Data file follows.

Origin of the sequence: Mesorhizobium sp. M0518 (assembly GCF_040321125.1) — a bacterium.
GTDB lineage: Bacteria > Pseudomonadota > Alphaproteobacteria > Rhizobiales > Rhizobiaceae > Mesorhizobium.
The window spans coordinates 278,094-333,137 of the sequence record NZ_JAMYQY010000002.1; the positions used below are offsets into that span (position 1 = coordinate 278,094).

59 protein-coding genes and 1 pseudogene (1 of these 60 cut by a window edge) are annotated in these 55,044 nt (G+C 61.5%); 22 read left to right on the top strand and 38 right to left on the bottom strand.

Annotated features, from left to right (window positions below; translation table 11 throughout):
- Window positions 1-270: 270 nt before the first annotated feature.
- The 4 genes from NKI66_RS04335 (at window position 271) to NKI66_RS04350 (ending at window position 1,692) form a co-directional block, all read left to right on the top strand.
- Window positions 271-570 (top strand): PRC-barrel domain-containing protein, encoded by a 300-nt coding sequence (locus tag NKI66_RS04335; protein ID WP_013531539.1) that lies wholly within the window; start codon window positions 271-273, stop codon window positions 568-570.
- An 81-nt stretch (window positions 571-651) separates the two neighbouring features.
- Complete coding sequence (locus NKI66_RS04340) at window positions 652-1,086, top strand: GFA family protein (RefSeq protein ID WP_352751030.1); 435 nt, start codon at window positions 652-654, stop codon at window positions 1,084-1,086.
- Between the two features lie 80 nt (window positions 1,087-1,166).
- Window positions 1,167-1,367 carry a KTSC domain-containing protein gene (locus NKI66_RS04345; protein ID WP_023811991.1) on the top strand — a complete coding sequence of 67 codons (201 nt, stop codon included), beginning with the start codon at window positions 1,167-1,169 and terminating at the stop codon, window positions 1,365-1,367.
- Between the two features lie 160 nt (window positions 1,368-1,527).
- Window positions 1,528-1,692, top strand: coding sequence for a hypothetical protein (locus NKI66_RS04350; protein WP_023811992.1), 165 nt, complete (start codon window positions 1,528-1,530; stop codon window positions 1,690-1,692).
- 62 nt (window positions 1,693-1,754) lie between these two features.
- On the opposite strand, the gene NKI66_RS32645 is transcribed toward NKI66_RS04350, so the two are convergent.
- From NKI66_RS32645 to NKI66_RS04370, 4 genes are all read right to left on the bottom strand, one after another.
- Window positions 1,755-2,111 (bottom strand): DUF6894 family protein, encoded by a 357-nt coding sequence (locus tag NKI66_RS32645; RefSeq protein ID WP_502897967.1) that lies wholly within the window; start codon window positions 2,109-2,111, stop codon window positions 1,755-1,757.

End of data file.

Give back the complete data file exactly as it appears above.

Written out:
Origin of the sequence: Mesorhizobium sp. M0518 (assembly GCF_040321125.1) — a bacterium.
GTDB lineage: Bacteria > Pseudomonadota > Alphaproteobacteria > Rhizobiales > Rhizobiaceae > Mesorhizobium.
The window spans coordinates 278,094-333,137 of the sequence record NZ_JAMYQY010000002.1; the positions used below are offsets into that span (position 1 = coordinate 278,094).

59 protein-coding genes and 1 pseudogene (1 of these 60 cut by a window edge) are annotated in these 55,044 nt (G+C 61.5%); 22 read left to right on the top strand and 38 right to left on the bottom strand.

Annotated features, from left to right (window positions below; translation table 11 throughout):
- Window positions 1-270: 270 nt before the first annotated feature.
- The 4 genes from NKI66_RS04335 (at window position 271) to NKI66_RS04350 (ending at window position 1,692) form a co-directional block, all read left to right on the top strand.
- Window positions 271-570 (top strand): PRC-barrel domain-containing protein, encoded by a 300-nt coding sequence (locus tag NKI66_RS04335; protein ID WP_013531539.1) that lies wholly within the window; start codon window positions 271-273, stop codon window positions 568-570.
- An 81-nt stretch (window positions 571-651) separates the two neighbouring features.
- Complete coding sequence (locus NKI66_RS04340) at window positions 652-1,086, top strand: GFA family protein (RefSeq protein ID WP_352751030.1); 435 nt, start codon at window positions 652-654, stop codon at window positions 1,084-1,086.
- Between the two features lie 80 nt (window positions 1,087-1,166).
- Window positions 1,167-1,367 carry a KTSC domain-containing protein gene (locus NKI66_RS04345; protein ID WP_023811991.1) on the top strand — a complete coding sequence of 67 codons (201 nt, stop codon included), beginning with the start codon at window positions 1,167-1,169 and terminating at the stop codon, window positions 1,365-1,367.
- Between the two features lie 160 nt (window positions 1,368-1,527).
- Window positions 1,528-1,692, top strand: coding sequence for a hypothetical protein (locus NKI66_RS04350; protein WP_023811992.1), 165 nt, complete (start codon window positions 1,528-1,530; stop codon window positions 1,690-1,692).
- 62 nt (window positions 1,693-1,754) lie between these two features.
- On the opposite strand, the gene NKI66_RS32645 is transcribed toward NKI66_RS04350, so the two are convergent.
- From NKI66_RS32645 to NKI66_RS04370, 4 genes are all read right to left on the bottom strand, one after another.
- Window positions 1,755-2,111 (bottom strand): DUF6894 family protein, encoded by a 357-nt coding sequence (locus tag NKI66_RS32645; RefSeq protein ID WP_502897967.1) that lies wholly within the window; start codon window positions 2,109-2,111, stop codon window positions 1,755-1,757.